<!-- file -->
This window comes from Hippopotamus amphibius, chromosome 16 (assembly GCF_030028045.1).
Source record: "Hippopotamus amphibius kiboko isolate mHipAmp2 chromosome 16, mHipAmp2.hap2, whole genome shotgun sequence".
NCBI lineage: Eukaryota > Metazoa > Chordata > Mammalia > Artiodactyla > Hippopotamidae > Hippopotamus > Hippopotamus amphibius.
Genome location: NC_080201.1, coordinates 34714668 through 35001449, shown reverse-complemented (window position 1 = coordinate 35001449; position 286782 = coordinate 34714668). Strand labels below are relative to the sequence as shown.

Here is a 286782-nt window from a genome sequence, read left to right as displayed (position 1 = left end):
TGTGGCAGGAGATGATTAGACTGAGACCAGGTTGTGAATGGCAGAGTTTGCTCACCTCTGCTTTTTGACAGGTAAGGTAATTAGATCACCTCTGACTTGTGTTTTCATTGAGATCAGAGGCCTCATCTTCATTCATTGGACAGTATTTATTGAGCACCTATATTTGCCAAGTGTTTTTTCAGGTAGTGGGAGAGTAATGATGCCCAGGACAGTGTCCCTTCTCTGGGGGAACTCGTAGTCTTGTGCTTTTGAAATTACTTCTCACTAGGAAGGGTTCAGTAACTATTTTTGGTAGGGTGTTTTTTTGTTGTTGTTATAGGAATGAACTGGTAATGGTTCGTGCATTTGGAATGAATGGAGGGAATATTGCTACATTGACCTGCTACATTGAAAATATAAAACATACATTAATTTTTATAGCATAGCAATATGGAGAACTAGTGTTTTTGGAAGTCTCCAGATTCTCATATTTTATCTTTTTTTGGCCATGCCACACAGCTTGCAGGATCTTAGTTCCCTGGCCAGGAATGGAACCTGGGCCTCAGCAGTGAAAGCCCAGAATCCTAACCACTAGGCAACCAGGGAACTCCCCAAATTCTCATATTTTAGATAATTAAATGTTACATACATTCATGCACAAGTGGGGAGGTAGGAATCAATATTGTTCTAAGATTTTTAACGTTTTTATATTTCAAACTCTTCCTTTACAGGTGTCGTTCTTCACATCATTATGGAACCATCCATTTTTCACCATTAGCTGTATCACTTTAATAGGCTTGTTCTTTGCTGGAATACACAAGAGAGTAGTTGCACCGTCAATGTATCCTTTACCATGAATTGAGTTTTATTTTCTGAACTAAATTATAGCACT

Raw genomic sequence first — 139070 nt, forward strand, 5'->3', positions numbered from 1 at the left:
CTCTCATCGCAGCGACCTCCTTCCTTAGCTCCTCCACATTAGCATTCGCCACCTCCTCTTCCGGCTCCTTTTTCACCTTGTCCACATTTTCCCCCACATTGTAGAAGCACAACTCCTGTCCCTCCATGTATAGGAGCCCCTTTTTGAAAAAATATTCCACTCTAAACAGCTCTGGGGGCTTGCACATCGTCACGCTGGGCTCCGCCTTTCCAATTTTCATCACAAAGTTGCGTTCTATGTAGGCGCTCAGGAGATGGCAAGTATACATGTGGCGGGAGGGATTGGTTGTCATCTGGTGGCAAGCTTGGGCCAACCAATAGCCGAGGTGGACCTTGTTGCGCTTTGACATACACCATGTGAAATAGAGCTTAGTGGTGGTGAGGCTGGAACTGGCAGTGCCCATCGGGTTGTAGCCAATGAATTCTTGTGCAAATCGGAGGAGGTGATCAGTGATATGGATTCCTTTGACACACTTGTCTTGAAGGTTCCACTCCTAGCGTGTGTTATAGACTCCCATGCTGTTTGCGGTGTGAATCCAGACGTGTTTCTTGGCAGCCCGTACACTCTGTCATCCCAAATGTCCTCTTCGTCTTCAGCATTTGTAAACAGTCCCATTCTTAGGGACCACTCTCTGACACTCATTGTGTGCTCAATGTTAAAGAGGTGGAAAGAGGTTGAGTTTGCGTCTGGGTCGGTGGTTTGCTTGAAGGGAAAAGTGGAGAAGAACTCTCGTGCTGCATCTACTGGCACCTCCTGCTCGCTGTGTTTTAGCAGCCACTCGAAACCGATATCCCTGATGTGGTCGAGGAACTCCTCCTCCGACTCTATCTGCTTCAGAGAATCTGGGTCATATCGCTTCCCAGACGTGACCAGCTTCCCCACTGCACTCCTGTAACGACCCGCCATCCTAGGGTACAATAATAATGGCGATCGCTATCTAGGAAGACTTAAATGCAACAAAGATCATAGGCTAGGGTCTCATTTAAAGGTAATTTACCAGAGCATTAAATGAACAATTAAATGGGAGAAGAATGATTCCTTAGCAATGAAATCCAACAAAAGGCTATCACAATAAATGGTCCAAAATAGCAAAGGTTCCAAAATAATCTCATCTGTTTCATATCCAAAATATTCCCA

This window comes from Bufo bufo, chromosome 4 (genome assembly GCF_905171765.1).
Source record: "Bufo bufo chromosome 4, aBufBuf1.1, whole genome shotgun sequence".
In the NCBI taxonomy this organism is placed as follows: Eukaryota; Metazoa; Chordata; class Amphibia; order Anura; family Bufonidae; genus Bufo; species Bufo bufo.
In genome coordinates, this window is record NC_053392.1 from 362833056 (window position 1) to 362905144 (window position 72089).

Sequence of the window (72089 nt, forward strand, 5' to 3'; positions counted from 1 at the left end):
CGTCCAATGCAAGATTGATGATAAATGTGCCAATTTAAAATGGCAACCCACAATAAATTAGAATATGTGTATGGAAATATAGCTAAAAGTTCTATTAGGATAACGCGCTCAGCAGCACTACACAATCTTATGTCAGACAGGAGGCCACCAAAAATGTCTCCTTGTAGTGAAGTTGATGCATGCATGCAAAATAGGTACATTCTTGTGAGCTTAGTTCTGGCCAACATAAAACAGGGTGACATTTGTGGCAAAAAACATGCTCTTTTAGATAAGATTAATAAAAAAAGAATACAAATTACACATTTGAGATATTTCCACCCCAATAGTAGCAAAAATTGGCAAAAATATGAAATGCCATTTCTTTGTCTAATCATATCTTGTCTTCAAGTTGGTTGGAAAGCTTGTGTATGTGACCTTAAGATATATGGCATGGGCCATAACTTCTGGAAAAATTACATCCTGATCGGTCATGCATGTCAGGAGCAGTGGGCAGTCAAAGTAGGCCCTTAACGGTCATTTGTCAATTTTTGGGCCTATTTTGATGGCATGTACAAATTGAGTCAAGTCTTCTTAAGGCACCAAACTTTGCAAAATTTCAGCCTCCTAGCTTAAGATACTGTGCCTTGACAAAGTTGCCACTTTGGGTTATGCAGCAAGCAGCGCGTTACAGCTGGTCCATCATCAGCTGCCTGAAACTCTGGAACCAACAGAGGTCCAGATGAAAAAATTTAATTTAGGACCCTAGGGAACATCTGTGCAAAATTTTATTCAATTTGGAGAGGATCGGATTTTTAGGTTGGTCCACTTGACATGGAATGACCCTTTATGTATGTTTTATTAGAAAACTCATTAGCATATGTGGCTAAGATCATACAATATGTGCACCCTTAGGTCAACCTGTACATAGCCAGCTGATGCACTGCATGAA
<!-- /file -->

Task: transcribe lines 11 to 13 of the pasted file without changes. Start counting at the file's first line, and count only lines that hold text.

In the NCBI taxonomy this organism is placed as follows: Eukaryota; Metazoa; Chordata; class Amphibia; order Anura; family Bufonidae; genus Bufo; species Bufo bufo.
In genome coordinates, this window is record NC_053392.1 from 362833056 (window position 1) to 362905144 (window position 72089).

Sequence of the window (72089 nt, forward strand, 5' to 3'; positions counted from 1 at the left end):